Germany's chancellor, von Bülow, complained of threats to isolate, disable and encircle Germany, and the Germans soon had more to complain about. With Russia's defeat by the Japanese, the British viewed Russia as less a threat to its imperial interests. The British wanted an agreement with Russia similar to what they had with France, and the Russians welcomed it. The Russians agreed that the British should have controlling influence in Afghanistan and Tibet, and Britain and Russia ended their rivalry in Iran by dividing that land into two zones of influence. The French were pleased by Britain's rapprochement with Russia, and the Germans were left feeling more isolated, and outraged.

In 1911, another crisis came concerning Morocco. The Sultan of Morocco at his palace at Fez was surrounded by hostile rebels, and he asked the French to rescue him. The Germans feared that if French troops went to Fez they would stay, and they protested. France sent troops to Fez, and the Germans claimed that France's move violated the settlement they had agreed to back in 1906. Germany's hawkish press expressed exasperation with France and demanded that Germany's position in Morocco be maintained and respected. There were calls again to stand up "in a manly way." In Germany, mere words were seen as weakness, and the German government demonstrated its resolve by sending a warship, the SMS Panther, to the port of Agadir (on Morocco's Atlantic coast).

Germany's show of force was an embarrassment to France's prime minister, Joseph Caillaux, a wealthy financier who wanted peace and reconciliation with Germany. In November 1911, four months after the Panther arrived at Agadir, Germany and France negotiated a settlement. Germany agreed to France establishing a protectorate over Morocco, and Germany received a little strip of land from the French Congo, giving Germany's colony, Kamerun (Cameroon) access to the Congo River. But this agreement outraged Germany's hawks. In parliament (the Reichstag) they accused the German chancellor, Bethmann-Hollweg, and Germany's secretary of state, von Kiderlen-Wächter, of "unforgivable" timidity. Chief of the German General Staff, Helmuth von Moltke (the younger), saw his country as having crawled away from the negotiations with its tail between its legs. French politicians opposed to Caillaux's tax reforms used Germany's belligerence to win opposition to Caillaux's government. Anti-German torchlight parades erupted. On 11 January 1912, Caillaux's government fell.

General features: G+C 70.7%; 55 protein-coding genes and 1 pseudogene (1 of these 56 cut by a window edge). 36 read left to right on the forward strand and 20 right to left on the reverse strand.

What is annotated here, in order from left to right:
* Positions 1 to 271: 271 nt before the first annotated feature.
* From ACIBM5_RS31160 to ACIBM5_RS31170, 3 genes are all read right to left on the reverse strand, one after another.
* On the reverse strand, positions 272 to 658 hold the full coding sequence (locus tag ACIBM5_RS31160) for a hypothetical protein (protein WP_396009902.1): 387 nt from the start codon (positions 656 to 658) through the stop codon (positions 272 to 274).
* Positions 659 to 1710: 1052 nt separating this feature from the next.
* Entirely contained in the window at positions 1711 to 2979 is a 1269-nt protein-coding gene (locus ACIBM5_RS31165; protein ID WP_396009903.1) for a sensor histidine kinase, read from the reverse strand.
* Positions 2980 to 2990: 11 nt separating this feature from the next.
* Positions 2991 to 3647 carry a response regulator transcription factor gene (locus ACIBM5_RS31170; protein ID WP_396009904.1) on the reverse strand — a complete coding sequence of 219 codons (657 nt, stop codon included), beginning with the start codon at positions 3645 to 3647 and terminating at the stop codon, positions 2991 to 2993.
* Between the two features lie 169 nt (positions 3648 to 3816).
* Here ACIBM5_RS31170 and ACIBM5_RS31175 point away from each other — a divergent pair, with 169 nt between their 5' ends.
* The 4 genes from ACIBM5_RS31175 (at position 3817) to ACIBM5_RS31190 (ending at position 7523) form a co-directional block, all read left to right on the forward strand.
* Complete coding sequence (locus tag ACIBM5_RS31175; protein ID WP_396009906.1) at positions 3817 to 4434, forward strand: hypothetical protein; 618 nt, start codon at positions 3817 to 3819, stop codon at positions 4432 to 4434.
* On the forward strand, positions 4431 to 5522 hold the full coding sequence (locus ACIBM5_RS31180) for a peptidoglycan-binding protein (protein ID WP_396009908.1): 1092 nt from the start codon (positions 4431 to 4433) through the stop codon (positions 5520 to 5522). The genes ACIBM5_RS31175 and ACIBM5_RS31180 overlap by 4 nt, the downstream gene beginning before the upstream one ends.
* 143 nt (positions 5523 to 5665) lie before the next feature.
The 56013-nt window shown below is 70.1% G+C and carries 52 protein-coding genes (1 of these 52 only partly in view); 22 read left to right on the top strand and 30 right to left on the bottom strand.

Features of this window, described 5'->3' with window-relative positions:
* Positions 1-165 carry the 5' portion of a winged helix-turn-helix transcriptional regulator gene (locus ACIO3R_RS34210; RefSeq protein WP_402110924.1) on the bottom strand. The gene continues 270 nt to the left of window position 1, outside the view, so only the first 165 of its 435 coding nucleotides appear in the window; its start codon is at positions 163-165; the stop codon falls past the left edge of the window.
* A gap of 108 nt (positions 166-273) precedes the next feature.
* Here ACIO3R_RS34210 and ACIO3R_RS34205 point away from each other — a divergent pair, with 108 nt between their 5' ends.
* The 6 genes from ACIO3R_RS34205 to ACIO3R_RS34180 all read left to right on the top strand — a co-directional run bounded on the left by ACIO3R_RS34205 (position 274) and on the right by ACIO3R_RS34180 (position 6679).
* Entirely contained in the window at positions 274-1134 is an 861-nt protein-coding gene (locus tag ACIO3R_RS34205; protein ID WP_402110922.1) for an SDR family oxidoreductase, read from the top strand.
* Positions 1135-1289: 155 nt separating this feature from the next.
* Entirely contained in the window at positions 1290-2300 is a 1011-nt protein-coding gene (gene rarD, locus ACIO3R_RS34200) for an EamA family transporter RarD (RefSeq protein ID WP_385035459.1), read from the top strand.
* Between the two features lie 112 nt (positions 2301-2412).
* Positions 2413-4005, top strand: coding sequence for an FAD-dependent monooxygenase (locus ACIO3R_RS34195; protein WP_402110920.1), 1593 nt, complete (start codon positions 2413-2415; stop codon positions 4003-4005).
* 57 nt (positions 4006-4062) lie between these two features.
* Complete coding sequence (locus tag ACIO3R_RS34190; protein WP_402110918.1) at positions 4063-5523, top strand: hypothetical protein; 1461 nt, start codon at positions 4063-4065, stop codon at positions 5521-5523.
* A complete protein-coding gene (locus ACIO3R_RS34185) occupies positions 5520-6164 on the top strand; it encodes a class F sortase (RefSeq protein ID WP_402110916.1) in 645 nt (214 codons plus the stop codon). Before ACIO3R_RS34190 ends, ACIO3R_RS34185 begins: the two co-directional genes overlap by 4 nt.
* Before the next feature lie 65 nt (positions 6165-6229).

Caillaux was replaced by Raymond Poincaré, who was riding the wave of an enhanced patriotic hostility and fear of Germany. France's government launched a new policy toward Germany. Prime Minister Poincaré announced that the French did not want war but neither did they fear it. He said that the first duty of a good citizen was to be "a courageous and disciplined soldier." He denounced "internationalists" and pacifists and spoke of the province that France had lost to Germany in the war of 1870-71 — Lorraine — (the place of his birth) as "a bulwark" for France.

The British were disturbed by the increase in hostility. A desire for a rapprochement with Germany that had been developing in Britain quickly evaporated. British strategists were frightened into believing that they should stand firmly by their alliances with France and Russia. Britain signed an agreement with France that allowed a more efficient use of both their navies: should the Germans go to war with France, Britain's navy was to defend the waters along the English Channel and along Atlantic coasts for both navies while France's navy was to act in behalf of both nations in the Mediterranean Sea.

The French began building up their military forces, and the Germans reacted. A new arms race was underway. A few dissident intellectuals in Europe had been trying to warn how different a war among the great industrial powers of Europe would be from wars of the previous century, but Germany's military leaders continued to believe that the next war could be as short and sweet as their month-and-a-half offensive to Paris back in 1870.


CONTINUE READING: Assassination and Miscalculation, to June 1914